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Keynesian Luxury

07/10/2015

If you’re a hammer, then all problems look like nails.  When the U.S. economy began falling into serious depression in 1929, the hapless President Hoover only had one tool, Austrian economics, and he used it, getting Congress to pass the Smoot-Hawley Trade Bill in 1930, despite a signed petition from 1,028 leading economists to veto the bill.  The economy shifted from a severe recession into a severe depression.

You will recall that the Austrian school of economics argues for a balanced budget every year, with strong limitations on spending.  The hardship of the Great Depression gave birth to the Keynesian school of economics, which argues that budgets only need to be balanced over the business cycle and that deficit spending is an appropriate tool against depression.

When President Roosevelt took over, he slowly began this process of stimulating the economy with deficit spending and was beginning to see real economic growth.  However, it was the massive deficit spending of World War II that really kick-started the U.S economy.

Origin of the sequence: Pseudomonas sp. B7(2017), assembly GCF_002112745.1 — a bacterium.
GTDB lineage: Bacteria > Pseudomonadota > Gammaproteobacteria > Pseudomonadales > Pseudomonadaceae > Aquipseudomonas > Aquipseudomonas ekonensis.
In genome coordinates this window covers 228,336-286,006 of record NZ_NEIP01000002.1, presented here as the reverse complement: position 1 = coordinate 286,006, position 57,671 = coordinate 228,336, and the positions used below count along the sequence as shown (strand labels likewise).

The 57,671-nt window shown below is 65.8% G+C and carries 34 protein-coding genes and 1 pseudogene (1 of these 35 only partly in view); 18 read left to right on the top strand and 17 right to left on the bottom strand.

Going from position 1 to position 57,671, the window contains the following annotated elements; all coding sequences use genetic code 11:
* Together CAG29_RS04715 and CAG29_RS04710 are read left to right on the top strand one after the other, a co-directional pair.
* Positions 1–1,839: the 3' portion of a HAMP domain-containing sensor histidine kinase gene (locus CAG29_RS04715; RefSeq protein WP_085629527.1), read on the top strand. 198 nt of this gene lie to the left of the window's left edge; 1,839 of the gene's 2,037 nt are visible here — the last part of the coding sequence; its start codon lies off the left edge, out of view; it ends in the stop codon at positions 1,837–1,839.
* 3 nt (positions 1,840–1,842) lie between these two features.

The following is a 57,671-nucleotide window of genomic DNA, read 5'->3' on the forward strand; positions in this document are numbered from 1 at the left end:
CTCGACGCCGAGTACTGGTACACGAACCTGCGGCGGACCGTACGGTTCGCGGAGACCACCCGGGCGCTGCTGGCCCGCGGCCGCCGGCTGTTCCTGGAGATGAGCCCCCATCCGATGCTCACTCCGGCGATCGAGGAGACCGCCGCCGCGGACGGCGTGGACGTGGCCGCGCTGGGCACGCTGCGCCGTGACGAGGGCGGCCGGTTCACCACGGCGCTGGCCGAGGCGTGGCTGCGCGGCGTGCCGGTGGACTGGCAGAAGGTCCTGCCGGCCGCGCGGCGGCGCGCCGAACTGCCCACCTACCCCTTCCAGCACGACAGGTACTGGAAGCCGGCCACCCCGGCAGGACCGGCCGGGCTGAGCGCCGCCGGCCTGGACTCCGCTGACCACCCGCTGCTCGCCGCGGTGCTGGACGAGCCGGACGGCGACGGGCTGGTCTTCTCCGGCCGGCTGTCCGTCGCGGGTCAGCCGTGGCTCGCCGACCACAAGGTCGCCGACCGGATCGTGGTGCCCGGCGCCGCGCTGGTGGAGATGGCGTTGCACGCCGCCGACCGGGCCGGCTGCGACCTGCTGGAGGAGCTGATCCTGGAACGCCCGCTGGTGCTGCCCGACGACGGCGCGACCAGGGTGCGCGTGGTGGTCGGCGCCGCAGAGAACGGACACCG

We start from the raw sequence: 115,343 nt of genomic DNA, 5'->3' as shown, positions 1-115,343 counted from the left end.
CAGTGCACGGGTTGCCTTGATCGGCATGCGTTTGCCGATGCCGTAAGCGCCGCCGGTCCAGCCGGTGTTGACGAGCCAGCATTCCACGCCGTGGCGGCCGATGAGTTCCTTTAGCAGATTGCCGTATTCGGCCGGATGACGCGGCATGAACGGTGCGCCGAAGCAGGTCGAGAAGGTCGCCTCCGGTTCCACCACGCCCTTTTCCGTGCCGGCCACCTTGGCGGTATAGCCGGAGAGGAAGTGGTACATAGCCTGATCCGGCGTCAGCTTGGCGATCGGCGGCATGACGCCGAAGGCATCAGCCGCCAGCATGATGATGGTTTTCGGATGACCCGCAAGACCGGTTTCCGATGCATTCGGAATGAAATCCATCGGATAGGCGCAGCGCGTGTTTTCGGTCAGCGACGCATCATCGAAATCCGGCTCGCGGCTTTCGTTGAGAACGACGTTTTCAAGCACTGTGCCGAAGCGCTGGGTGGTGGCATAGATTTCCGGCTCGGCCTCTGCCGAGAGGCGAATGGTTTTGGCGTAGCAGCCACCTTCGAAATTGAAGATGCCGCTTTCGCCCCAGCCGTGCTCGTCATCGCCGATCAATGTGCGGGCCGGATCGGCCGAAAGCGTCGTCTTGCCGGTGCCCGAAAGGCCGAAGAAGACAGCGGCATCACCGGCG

The current debate in Europe over Greece is another version of the old battle between the Austrian and Keynesian approaches.  The Austrian version was forced upon Greece in 2010, whose economy promptly shifted from a severe recession into a severe depression.  Greece argues that a Keynesian approach now makes more sense with large deficit spending to boost the economy.

The difference is this:  The U.S. had minimal national debt before the Great Depression and could afford massive deficit spending.  Greece already has WAY too much national debt and cannot afford the luxury of more deficit spending.  By allowing their debt to spiral upwards already, the Greeks have forfeited the benefits of Keynesianism.

There are other schools of economics, such as Supply-Side, Monetarism, etc, but   they offer little in the way of a solution for Greece.  While Europe will likely postpone the harsh reality, I do suspect Greece will need more humanitarian aid than financial aid.

Now, here’s the real problem:  At $18 TRILLION of national debt, has the U.S. also forfeited the benefits of Keynesianism?

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